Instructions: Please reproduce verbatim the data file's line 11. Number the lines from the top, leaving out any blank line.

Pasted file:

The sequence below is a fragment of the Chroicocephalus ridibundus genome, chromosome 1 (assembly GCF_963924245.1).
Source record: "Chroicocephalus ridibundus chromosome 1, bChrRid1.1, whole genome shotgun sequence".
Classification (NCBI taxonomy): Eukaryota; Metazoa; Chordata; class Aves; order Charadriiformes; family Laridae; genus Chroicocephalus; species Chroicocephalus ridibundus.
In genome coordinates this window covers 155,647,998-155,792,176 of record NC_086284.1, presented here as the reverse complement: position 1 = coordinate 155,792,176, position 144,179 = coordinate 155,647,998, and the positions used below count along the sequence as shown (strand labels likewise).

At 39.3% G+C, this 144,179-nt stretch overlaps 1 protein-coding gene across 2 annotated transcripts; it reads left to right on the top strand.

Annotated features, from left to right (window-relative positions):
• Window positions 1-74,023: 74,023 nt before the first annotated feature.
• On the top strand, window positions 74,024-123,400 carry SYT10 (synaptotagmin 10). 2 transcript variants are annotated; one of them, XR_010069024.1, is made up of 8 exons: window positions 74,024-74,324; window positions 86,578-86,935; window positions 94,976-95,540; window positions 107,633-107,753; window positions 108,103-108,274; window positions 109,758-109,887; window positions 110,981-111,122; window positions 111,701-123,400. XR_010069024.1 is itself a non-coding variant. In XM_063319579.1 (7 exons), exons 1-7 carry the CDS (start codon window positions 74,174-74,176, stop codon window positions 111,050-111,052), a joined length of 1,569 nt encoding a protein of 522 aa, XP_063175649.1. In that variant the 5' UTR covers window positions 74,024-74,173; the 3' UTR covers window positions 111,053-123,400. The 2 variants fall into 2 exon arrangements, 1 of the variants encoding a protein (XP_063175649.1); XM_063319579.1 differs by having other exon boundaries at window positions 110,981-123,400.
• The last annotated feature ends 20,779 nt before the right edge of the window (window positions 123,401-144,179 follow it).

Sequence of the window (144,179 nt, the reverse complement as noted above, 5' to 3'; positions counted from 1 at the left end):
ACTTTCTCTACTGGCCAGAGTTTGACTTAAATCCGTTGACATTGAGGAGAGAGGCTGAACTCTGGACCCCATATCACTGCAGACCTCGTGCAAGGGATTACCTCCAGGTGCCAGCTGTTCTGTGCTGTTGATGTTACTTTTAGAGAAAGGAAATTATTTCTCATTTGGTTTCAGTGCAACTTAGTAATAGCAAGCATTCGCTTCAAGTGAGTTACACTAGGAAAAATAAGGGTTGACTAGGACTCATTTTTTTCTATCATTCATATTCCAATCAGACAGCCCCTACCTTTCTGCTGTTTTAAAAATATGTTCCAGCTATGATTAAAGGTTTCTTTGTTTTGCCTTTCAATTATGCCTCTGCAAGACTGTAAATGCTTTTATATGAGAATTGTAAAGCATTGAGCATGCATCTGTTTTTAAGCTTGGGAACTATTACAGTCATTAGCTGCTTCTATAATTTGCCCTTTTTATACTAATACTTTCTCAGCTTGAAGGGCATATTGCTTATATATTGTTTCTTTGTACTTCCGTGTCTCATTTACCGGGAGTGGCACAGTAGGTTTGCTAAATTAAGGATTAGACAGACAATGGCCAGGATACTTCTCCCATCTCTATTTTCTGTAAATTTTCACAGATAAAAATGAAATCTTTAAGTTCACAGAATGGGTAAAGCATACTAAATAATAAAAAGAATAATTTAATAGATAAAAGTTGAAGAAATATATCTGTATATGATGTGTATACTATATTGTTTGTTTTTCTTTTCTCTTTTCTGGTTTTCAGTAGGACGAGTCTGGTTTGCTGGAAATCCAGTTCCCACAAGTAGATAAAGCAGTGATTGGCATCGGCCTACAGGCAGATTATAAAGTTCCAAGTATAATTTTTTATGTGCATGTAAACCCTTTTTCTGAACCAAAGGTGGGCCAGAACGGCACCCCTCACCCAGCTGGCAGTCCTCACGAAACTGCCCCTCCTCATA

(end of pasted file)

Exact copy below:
ACTTTCTCTACTGGCCAGAGTTTGACTTAAATCCGTTGACATTGAGGAGAGAGGCTGAACTCTGGACCCCATATCACTGCAGACCTCGTGCAAGGGATTACCTCCAGGTGCCAGCTGTTCTGTGCTGTTGATGTTACTTTTAGAGAAAGGAAATTATTTCTCATTTGGTTTCAGTGCAACTTAGTAATAGCAAGCATTCGCTTCAAGTGAGTTACACTAGGAAAAATAAGGGTTGACTAGGACTCATTTTTTTCTATCATTCATATTCCAATCAGACAGCCCCTACCTTTCTGCTGTTTTAAAAATATGTTCCAGCTATGATTAAAGGTTTCTTTGTTTTGCCTTTCAATTATGCCTCTGCAAGACTGTAAATGCTTTTATATGAGAATTGTAAAGCATTGAGCATGCATCTGTTTTTAAGCTTGGGAACTATTACAGTCATTAGCTGCTTCTATAATTTGCCCTTTTTATACTAATACTTTCTCAGCTTGAAGGGCATATTGCTTATATATTGTTTCTTTGTACTTCCGTGTCTCATTTACCGGGAGTGGCACAGTAGGTTTGCTAAATTAAGGATTAGACAGACAATGGCCAGGATACTTCTCCCATCTCTATTTTCTGTAAATTTTCACAGATAAAAATGAAATCTTTAAGTTCACAGAATGGGTAAAGCATACTAAATAATAAAAAGAATAATTTAATAGATAAAAGTTGAAGAAATATATCTGTATATGATGTGTATACTATATTGTTTGTTTTTCTTTTCTCTTTTCTGGTTTTCAGTAGGACGAGTCTGGTTTGCTGGAAATCCAGTTCCCACAAGTAGATAAAGCAGTGATTGGCATCGGCCTACAGGCAGATTATAAAGTTCCAAGTATAATTTTTTATGTGCATGTAAACCCTTTTTCTGAACCAAAGGTGGGCCAGAACGGCACCCCTCACCCAGCTGGCAGTCCTCACGAAACTGCCCCTCCTCATA